Hank Aaron – quiet dignity, quiet strength

A great baseball player passed away yesterday. His name was Henry Aaron, but he went by Hank. He was a very quiet man growing up in the south in the middle of the Jim Crow era. But, arguably he is on a very short list of the greatest baseball players ever.

Rather than bore non-baseball fans with endless statistics indicating how great he was, let me focus on how poorly this African-American was treated as he chased records set by white ball players. He received multiple death threats and family kidnapping threats and was openly called the N word both aloud and within the many letters of vicious hate mail.

Like Jackie Robinson before him, he took all of this with quiet dignity and a heavy dose of quiet strength. Racism and bigotry was dumped on this man like garbage. But, he stood strong.

When he chased the greatest of records for home runs held by the legendary Babe Ruth, the threats were at their worst. Yet, when he broke the record on national TV, he quietly ran the bases. Then, he tipped his cap to the home crowd. Ironically, a teen came out of the stands to circle the bases with him, but he was all about touching all the bases first.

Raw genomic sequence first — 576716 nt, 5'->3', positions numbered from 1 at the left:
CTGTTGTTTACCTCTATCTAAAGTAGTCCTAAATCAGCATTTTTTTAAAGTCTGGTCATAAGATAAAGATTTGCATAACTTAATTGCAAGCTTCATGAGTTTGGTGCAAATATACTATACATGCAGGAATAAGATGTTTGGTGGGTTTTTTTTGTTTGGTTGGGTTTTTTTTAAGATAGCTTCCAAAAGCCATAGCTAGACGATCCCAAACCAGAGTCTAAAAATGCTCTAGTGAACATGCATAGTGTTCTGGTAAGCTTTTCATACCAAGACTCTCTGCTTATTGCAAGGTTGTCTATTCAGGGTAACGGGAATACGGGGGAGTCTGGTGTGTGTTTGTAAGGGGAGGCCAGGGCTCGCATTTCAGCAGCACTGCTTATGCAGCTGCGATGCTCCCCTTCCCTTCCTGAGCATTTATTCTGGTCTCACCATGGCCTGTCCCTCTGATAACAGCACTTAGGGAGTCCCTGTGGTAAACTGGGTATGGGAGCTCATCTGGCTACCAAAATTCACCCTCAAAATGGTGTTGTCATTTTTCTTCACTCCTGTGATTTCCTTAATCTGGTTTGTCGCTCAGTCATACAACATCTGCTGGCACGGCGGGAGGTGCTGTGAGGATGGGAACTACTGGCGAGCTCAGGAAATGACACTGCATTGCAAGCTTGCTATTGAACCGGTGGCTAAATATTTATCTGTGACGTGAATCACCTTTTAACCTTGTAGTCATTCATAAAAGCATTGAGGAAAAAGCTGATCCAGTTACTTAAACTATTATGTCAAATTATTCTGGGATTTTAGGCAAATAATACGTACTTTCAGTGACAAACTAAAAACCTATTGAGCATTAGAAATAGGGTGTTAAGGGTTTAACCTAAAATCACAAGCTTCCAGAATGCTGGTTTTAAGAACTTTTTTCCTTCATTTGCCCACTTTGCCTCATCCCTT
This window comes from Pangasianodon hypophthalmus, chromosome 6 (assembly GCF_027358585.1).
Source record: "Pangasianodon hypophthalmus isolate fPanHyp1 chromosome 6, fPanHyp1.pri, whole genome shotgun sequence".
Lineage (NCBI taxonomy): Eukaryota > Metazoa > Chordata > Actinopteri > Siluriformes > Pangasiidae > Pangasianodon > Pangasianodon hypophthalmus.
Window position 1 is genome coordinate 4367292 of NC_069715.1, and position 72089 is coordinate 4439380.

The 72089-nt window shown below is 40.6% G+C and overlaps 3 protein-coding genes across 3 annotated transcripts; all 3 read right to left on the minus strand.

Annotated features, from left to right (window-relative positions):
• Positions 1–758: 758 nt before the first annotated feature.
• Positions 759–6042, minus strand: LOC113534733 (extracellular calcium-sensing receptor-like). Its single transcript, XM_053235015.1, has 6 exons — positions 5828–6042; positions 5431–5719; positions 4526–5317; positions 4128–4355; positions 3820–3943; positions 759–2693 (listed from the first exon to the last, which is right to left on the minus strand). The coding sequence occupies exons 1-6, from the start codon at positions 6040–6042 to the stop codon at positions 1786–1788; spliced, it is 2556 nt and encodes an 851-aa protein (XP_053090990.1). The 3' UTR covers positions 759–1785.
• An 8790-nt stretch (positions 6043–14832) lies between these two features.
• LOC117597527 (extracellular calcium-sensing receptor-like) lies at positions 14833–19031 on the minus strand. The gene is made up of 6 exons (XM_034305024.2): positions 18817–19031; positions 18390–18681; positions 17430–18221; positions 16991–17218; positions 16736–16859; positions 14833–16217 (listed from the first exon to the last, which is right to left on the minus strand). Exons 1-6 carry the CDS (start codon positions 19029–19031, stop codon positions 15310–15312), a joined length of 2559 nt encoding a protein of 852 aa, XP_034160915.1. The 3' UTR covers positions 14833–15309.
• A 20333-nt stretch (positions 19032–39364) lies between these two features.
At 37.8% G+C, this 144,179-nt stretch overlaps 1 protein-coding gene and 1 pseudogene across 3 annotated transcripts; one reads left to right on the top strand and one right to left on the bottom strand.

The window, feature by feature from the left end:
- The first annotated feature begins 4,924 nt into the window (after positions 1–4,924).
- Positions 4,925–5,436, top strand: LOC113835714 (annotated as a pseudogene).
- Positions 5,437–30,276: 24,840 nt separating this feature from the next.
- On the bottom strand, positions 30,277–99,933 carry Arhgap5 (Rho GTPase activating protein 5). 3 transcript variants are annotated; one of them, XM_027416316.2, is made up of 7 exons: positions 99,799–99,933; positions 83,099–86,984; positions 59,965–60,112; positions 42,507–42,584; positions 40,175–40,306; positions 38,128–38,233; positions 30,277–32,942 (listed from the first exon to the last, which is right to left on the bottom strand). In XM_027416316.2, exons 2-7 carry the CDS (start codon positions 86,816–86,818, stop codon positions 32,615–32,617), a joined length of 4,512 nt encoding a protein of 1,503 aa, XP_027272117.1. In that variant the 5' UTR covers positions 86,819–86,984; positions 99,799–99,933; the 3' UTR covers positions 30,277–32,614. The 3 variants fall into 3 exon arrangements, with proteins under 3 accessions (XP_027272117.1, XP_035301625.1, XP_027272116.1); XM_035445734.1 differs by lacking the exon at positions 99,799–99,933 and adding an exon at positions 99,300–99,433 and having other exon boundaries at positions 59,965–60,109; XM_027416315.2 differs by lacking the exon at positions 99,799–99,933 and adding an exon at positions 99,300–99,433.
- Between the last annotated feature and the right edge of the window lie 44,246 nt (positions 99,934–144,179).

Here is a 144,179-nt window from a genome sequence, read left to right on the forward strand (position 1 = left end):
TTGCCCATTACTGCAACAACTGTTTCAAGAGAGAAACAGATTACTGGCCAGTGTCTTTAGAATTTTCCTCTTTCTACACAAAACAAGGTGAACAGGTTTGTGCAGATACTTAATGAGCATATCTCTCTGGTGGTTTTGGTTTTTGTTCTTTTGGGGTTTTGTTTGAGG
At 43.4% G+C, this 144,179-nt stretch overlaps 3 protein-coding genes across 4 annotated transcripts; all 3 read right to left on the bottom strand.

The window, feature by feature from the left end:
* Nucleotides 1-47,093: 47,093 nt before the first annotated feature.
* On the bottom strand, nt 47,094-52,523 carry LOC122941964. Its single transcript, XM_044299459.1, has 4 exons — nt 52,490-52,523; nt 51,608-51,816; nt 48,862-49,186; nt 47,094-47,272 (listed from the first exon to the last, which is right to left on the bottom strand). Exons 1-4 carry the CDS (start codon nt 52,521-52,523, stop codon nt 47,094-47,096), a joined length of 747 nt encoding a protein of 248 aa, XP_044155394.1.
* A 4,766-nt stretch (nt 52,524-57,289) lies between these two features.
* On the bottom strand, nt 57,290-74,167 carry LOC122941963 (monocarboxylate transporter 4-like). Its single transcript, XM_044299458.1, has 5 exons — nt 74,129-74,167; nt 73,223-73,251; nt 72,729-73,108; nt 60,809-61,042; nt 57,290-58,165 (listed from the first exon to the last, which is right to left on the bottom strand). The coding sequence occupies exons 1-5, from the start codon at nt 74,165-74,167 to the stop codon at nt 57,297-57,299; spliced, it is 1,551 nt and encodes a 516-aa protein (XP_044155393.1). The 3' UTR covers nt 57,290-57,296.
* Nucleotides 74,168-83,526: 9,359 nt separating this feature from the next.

When we think of the white supremacists and nationalists who have crawled out from under the rocks, I think of all the great Black ball players who came before Robinson and Aaron that did not get the chance to play in the Major Leagues. When they were allowed to join, the Major Leagues got better.

To show how racism impacts results, the National League integrated faster than the American League, so when All Star games were played in the late 1950s and 1960s, the National League had an impressive win streak against its annual opponent. Taking this one step further, the Boston Red Sox had an opportunity to sign both Aaron and Willie Mays, arguably the two best ball players, and signed neither because they were Black. The Red Sox had a long dry spell of winning championships.

Hank Aaron received the Medal of Freedom for his success, but also for the manner in which he carried himself. Quiet dignity and strength. He did not boast. He just succeeded when too many did not want him to.